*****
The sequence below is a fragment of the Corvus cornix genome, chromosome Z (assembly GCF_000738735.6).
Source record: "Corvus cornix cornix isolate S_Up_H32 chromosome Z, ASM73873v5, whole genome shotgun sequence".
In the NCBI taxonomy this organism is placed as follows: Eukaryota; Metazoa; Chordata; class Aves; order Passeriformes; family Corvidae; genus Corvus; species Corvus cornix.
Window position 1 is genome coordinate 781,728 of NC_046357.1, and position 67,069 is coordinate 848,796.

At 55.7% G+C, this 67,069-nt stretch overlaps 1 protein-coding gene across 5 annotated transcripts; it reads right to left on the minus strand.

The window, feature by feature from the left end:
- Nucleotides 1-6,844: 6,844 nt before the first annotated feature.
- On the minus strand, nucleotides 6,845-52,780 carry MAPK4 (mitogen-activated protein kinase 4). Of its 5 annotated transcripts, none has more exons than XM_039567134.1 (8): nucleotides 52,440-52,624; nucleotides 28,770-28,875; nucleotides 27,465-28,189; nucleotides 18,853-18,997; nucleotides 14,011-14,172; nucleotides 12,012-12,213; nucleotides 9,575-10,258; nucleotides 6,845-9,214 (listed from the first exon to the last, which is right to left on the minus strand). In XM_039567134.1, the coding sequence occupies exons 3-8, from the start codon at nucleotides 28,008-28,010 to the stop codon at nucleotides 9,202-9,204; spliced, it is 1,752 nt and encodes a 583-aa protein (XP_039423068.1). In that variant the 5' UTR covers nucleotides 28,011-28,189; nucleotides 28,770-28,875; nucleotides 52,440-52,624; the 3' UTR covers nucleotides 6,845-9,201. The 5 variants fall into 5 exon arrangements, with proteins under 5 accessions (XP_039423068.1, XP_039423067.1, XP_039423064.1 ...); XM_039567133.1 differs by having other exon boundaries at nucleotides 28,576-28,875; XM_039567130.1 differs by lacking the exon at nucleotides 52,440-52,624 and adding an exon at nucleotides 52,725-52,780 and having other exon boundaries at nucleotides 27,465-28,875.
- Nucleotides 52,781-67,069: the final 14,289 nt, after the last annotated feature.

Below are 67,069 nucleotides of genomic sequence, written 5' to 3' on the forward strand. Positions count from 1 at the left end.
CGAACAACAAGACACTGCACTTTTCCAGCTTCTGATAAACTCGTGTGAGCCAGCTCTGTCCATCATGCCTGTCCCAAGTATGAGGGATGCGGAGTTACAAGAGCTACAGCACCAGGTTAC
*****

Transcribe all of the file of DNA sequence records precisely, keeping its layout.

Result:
The sequence below is a fragment of the Corvus cornix genome, chromosome Z (assembly GCF_000738735.6).
Source record: "Corvus cornix cornix isolate S_Up_H32 chromosome Z, ASM73873v5, whole genome shotgun sequence".
In the NCBI taxonomy this organism is placed as follows: Eukaryota; Metazoa; Chordata; class Aves; order Passeriformes; family Corvidae; genus Corvus; species Corvus cornix.
Window position 1 is genome coordinate 781,728 of NC_046357.1, and position 67,069 is coordinate 848,796.

At 55.7% G+C, this 67,069-nt stretch overlaps 1 protein-coding gene across 5 annotated transcripts; it reads right to left on the minus strand.

The window, feature by feature from the left end:
- Nucleotides 1-6,844: 6,844 nt before the first annotated feature.
- On the minus strand, nucleotides 6,845-52,780 carry MAPK4 (mitogen-activated protein kinase 4). Of its 5 annotated transcripts, none has more exons than XM_039567134.1 (8): nucleotides 52,440-52,624; nucleotides 28,770-28,875; nucleotides 27,465-28,189; nucleotides 18,853-18,997; nucleotides 14,011-14,172; nucleotides 12,012-12,213; nucleotides 9,575-10,258; nucleotides 6,845-9,214 (listed from the first exon to the last, which is right to left on the minus strand). In XM_039567134.1, the coding sequence occupies exons 3-8, from the start codon at nucleotides 28,008-28,010 to the stop codon at nucleotides 9,202-9,204; spliced, it is 1,752 nt and encodes a 583-aa protein (XP_039423068.1). In that variant the 5' UTR covers nucleotides 28,011-28,189; nucleotides 28,770-28,875; nucleotides 52,440-52,624; the 3' UTR covers nucleotides 6,845-9,201. The 5 variants fall into 5 exon arrangements, with proteins under 5 accessions (XP_039423068.1, XP_039423067.1, XP_039423064.1 ...); XM_039567133.1 differs by having other exon boundaries at nucleotides 28,576-28,875; XM_039567130.1 differs by lacking the exon at nucleotides 52,440-52,624 and adding an exon at nucleotides 52,725-52,780 and having other exon boundaries at nucleotides 27,465-28,875.
- Nucleotides 52,781-67,069: the final 14,289 nt, after the last annotated feature.

Below are 67,069 nucleotides of genomic sequence, written 5' to 3' on the forward strand. Positions count from 1 at the left end.
CGAACAACAAGACACTGCACTTTTCCAGCTTCTGATAAACTCGTGTGAGCCAGCTCTGTCCATCATGCCTGTCCCAAGTATGAGGGATGCGGAGTTACAAGAGCTACAGCACCAGGTTAC